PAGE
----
Hull, Bill. (2007). The disciple-making pastor: Leading others on the journey of faith. Grand Rapids: Baker Books.
Biblical foundation is of utmost important for a practicing Christian in today's tenuous, and arduous, times. There are several different sources that acknowledge the fact that "the truth of the Bible is applicable to every area of a person's life: to every sphere of society, to every aspect of creation" (Fey, no date). The Bible helps to provide the word of god in a relatively unadulterated form. As the preceding quotation suggests, the knowledge contained within this book helps to provide a degree of truth that transcends a variety of facets of life itself. Therefore, the relevance of the Bible will be discussed in this document in terms of its relevance to Christian philosophy and worldview, to the truth about society, to the roles of the teacher and the learner, and in the roles of society, government, church and family in the development of curriculum.
In terms of a Christian…
Dobson, J. (1992). The Strong-Willed Child. New York: Living Books.
Fey, M.A. (No date). "A Real Foundation." Focus on the Family. Retrieved from http://www.focusonthefamily.com/faith/christian_worldview/why_is_a_christian_worldview_important/a_real_foundation.aspx
No author. (No date). "Romans 12: 2." Bible Gateway.com. Retrieved from http://www.biblegateway.com/passage/?search=Romans+12%3A2&version=NIV
Josephson, M. (2011). "Commentary: What is character?." What Will Matter. Retrieved from http://whatwillmatter.com/2011/11/commentary-what-is-character-751-2/
In Effective Biblical Counseling, Larry Crabb shows how church-based and faith-focused counseling provide ideal models for deepening Christian lives and Christian communities. The goal of Christian counseling is not to make people happy, but to spread the word of the gospel by opening minds and hearts to God's word. With serving God as the primary goal of spiritual counseling, Crabb's approach is distinctively Christian and therefore provides a strong foundation for future work.
eframing the counseling process as being oriented toward God is a radical departure from traditional psychology. Traditional psychology serves the ego and the self, not God. Christian counseling serves God first and foremost. Individuals who come to the Christian counselor do so precisely because they need to know how they can serve God better, even if their problems are articulated in more mundane or selfish ways. The Christian counselor's objective is to liberate the person…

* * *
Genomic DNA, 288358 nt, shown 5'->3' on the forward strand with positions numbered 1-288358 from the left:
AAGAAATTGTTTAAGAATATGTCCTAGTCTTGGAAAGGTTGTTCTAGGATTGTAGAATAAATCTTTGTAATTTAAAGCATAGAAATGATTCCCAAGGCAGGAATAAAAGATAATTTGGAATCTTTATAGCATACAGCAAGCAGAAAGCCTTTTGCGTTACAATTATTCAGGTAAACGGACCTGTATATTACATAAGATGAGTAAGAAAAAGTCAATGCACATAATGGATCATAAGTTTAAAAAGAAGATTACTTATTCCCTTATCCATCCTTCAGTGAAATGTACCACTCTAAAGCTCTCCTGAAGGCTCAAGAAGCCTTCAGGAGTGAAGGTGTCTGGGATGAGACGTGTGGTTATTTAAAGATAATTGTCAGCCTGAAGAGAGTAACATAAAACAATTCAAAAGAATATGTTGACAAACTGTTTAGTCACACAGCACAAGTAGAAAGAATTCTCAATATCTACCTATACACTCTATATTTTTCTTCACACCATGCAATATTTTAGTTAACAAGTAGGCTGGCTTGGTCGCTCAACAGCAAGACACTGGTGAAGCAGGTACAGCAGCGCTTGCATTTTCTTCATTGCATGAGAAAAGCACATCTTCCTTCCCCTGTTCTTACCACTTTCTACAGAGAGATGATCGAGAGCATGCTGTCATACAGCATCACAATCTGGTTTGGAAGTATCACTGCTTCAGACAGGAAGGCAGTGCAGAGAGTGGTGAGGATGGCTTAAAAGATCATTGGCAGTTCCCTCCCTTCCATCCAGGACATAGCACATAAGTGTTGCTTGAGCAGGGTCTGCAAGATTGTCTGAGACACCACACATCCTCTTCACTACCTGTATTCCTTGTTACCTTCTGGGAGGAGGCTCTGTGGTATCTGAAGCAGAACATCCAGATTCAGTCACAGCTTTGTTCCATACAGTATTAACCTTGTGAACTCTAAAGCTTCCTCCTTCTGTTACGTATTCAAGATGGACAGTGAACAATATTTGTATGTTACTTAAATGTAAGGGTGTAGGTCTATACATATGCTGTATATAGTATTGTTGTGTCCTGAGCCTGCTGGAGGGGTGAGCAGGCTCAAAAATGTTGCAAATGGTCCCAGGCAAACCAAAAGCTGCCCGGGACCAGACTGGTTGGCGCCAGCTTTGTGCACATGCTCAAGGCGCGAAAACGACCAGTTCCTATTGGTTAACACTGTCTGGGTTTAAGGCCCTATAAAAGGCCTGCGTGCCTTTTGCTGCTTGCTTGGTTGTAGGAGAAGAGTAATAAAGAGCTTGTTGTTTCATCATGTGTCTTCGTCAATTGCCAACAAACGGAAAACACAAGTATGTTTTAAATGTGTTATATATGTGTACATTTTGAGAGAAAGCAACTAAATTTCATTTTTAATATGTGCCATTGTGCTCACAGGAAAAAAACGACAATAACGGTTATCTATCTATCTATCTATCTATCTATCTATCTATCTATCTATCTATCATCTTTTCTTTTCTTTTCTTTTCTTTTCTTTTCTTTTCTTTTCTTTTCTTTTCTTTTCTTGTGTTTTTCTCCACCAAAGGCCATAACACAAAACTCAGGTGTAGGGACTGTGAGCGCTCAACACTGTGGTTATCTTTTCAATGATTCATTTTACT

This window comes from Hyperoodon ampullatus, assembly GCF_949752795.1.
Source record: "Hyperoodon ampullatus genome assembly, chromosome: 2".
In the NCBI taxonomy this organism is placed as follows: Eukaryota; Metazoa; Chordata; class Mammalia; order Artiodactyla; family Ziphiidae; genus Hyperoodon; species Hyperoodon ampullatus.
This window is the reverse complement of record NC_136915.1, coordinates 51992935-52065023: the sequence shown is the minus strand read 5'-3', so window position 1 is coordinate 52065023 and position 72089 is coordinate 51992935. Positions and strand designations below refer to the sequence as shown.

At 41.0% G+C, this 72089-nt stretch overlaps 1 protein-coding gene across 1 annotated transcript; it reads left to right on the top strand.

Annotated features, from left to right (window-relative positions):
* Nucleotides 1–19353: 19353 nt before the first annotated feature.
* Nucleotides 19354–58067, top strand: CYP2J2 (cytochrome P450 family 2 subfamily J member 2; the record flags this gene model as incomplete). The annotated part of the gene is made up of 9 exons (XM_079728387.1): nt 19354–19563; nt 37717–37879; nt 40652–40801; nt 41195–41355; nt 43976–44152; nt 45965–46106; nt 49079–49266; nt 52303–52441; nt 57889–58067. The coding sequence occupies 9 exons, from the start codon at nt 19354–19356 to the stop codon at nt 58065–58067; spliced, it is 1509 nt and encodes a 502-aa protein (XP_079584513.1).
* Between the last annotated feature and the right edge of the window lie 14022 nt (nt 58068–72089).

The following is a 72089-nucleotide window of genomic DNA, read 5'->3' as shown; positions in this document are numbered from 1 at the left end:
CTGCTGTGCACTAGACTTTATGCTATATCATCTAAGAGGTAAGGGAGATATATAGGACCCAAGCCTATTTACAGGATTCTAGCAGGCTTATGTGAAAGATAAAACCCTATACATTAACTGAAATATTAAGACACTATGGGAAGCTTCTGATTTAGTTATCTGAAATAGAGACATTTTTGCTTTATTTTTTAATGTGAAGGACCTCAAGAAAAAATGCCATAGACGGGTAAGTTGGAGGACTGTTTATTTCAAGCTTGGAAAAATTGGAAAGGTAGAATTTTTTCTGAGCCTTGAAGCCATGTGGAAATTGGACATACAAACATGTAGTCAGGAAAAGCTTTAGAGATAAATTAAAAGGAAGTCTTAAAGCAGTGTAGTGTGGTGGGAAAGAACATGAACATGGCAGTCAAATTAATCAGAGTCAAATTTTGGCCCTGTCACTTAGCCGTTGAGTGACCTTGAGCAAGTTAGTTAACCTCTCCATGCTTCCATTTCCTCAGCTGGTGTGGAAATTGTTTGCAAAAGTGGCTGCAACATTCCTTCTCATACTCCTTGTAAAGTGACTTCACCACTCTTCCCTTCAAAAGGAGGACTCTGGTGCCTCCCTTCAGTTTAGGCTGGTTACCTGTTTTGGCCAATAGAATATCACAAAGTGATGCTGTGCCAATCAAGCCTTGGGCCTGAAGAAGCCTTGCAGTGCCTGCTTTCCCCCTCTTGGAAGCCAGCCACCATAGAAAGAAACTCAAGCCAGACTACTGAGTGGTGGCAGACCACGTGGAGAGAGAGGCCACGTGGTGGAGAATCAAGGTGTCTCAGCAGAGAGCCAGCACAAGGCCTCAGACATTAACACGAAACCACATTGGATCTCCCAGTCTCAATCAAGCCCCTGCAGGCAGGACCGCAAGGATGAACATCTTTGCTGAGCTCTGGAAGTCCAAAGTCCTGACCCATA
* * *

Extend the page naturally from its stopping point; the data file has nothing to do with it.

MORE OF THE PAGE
Crabb, L. (1977). Effective Biblical Counseling. Grand Rapids: Zondervan.
"Personal Integrated Counseling Theory." Retrieved online: http://coltsfankana.wordpress.com/2011/03/30/personal-integrated-counseling-theory/
Turning Wisdom into Wine: Semiotic Analysis of Counseling Words in the ible
A iblical Word Study provides counselors with a deeper understanding of the concepts, tools, and techniques of counseling. This understanding promotes spiritual and psychological wholeness, providing a framework for the client to achieve his or her goals. A Word Study is an engaging and thoughtful process requiring both critical and creative thinking. Taking words commonly used in counseling settings, we search for those words using helpful online databases like the lue Letter ible's. The following Word Study examines two sets of words: those related to counseling in general; and those related to addiction in particular. The Word Study will describe both Old and New Testament usage for the words. The counseling-related words include "counsel," "wisdom," and "help." The addition related words include "wine," "desire," and "restraint." The iblical Word Study is a semiotic exercise that strengthens the…
Blue Letter Bible (2012). Dictionary and Word Search for 'avah (Strong's 183). Blue Letter Bible. 1996-2012. 15 Nov 2012. < http:/ / www.blueletterbible.org/lang/lexicon/lexicon.cfm?Strongs=H183&t=NASB
Blue Letter Bible (2012). Dictionary and Word Search for thel? (Strong's 2309). Blue Letter Bible. 1996-2012. 15 Nov 2012. < http:/ / www.blueletterbible.org/lang/lexicon/lexicon.cfm?Strongs=G2309&t=NASB
Blue Letter Bible (2012). Dictionary and Word Search for epithyme? (Strong's 1937). Blue Letter Bible. 1996-2012. 15 Nov 2012. < http:/ / www.blueletterbible.org/lang/lexicon/lexicon.cfm?Strongs=G1937&t=NASB >
Robinson, Haddon . Biblical Preaching: The Development and Delivery of Expository Messages. Grand Rapids, MI: Baker Academic, 2001.
For any preacher who finds himself becoming lazy about the preparation of his sermons, Haddon . Robinson's book, Biblical Preaching: The Development and Delivery of Expository Messages, serves as a major wake up call. Robinson does not in any way espouse a lazy approach to preaching. As he states so eloquently, "Thinking is difficult, but it stands as our essential work. Make no mistake about the difficulty of the task. It is often slow, discouraging, overwhelming. But when God calls us to preach, He calls us to love Him with our minds. God deserves that kind of love and so do the people to whom we minister."[footnoteRef:1] Consequently, Robinson confronts the preacher whose sermon preparation relies on "inspiration" instead of preparation. Robinson's argument for expository preaching demonstrates…